What these writers did for me was help turn my thinking and feeling around. I realized I didn't need to write sensational, ultra violent, deeply existential stories, or quirky stories, or stories that substituted clever structure for character, I just needed to write with honesty. My writing professor Karl Sohenlein once said in workshop, that a writer must write towards "the heat," that is, to those moments that have the greatest emotional impact. I realized that "the heat" need not be a five alarm fire. It could be as small a flame as a match burning in a blizzard.
But I was in a quandry. I am an East-Indian. Embracing the ideas of authorial authenticity, meant abandoning writing from a Caucasian POV. I also felt I needed to write about Indian struggles. But aside from R.K. Narayan, I didn't care much for Indian writers (not even that media darling Jhumpa Lahiri). Growing up, even within the confines of rural, ultra conservative, Northeastern, Pennsylvania, I didn't feel all that marginalized or alienated. My parents were and are agnostic, so I wasn't immersed in the Sikh religion. I never had the issues of assimilation other immigrant families went through. We all spoke perfect English, without the hard Indian accents. We read English books and wrote in English. I thought, spoke, ate, drank, groomed, rebelled, like an American. My only ties to the Indian culture were language, food, and music. So I had to do some serious soul searching before coming to the conclusion that I was and am a writer who is interested in character. My authenticity would be my ability to tell a story as convincingly as possible.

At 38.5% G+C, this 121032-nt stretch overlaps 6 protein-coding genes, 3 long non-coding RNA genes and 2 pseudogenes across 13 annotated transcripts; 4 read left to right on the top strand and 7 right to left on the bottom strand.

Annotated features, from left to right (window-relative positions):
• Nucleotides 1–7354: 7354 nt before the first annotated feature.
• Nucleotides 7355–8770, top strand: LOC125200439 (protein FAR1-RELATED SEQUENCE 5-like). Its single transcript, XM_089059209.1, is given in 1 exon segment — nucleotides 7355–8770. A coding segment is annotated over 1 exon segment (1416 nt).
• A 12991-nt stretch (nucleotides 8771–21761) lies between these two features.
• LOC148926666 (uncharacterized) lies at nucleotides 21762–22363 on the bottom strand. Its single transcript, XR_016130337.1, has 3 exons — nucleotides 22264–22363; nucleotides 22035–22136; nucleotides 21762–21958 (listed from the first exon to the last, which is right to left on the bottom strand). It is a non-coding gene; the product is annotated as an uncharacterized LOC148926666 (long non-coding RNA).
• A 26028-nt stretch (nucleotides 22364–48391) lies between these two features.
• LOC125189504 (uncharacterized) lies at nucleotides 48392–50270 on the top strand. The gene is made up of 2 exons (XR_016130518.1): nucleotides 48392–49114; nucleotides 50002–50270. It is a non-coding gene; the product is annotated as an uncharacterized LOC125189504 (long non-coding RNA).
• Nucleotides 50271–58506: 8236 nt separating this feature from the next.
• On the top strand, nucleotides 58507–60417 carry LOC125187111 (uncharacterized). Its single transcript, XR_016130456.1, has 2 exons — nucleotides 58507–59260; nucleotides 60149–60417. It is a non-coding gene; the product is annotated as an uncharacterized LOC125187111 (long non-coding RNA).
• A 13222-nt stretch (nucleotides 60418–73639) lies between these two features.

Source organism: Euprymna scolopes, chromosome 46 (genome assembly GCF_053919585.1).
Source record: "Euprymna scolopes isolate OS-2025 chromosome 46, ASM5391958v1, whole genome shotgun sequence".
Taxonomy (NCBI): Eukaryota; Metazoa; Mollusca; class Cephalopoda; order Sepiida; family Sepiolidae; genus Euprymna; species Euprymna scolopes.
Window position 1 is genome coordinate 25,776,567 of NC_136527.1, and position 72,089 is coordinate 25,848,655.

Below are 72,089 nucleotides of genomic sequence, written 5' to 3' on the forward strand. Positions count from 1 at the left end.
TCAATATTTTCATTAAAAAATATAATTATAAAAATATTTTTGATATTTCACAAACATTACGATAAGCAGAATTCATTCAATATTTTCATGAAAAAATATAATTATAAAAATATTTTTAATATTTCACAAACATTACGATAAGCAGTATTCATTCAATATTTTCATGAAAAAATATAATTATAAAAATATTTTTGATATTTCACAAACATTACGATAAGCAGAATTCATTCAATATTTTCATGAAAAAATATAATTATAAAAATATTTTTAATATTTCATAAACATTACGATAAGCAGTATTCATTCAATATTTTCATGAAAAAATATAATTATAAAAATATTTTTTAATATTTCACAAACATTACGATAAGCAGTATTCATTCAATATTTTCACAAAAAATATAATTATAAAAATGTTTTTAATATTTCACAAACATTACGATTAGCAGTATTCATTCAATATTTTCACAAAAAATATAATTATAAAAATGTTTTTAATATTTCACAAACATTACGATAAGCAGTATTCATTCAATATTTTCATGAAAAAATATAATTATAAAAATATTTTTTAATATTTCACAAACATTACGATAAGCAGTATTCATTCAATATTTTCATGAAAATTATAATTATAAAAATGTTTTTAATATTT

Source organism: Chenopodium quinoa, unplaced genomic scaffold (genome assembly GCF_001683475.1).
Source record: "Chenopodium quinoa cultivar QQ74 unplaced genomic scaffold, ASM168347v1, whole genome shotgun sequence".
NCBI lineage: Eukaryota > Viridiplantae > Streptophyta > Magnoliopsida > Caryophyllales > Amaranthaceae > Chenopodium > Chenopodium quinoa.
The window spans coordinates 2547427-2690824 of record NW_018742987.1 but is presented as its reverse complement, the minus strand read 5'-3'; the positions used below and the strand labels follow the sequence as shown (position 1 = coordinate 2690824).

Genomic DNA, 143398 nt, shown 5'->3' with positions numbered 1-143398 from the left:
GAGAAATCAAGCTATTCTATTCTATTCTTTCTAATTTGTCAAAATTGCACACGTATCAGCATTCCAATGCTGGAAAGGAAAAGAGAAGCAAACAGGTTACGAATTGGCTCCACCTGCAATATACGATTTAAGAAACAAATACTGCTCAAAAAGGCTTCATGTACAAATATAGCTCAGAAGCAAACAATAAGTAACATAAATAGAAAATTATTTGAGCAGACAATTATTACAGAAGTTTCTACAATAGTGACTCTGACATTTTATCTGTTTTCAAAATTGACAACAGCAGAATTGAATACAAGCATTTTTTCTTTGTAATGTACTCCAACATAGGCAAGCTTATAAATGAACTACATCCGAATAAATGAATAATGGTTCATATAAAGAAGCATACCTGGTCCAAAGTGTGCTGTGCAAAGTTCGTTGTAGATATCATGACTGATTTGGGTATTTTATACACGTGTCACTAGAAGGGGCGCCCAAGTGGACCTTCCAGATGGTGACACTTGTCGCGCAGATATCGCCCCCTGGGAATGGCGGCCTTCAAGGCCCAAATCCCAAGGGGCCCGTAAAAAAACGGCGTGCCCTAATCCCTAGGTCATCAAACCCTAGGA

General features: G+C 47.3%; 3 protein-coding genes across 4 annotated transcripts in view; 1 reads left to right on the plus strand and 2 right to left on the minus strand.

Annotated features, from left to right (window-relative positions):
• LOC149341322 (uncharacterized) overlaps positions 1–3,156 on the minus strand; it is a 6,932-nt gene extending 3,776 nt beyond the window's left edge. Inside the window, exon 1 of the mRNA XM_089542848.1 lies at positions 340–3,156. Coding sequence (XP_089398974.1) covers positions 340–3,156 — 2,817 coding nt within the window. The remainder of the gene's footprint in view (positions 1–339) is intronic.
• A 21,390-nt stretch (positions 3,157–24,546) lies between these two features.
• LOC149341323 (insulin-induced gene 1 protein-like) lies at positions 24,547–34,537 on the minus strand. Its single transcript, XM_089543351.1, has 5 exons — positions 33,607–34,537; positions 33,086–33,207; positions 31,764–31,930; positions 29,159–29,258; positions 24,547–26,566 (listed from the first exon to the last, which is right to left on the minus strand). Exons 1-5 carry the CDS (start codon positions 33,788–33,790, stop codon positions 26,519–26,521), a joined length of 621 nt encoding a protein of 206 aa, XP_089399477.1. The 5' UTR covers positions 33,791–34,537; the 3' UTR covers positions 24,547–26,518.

This is where my personal and professional goals overlapped. To be a better writer I first needed to be a better dreamer, a better "feeler," a better thinker. Because writing a novel is as much a journey of the intellect as it is of the heart. Not to be prescriptive, but this is the best way to write stories that mean something. After all, it is the sharing of human experience that connects people to one another, and a novel is a window into another soul.
So here I am, having finished my first draft of Somerset under the tutelage of four different professors, each with drastically different methods, philosophies, styles (some of which helped open my mind up to a new way of writing, others which acted as barriers I needed to surmount). It's been a long road to get here, an exhausting one, one that isn't quite over just yet. The second draft gets me closer, the third draft closer still. I may need to go through ten, maybe twenty drafts (hopefully not fifty) to get this novel to where I can live with sending it out into the world. I would love for others to appreciate it, but more than that, I hope Somerset connects them to the heart, their own, others, and mine.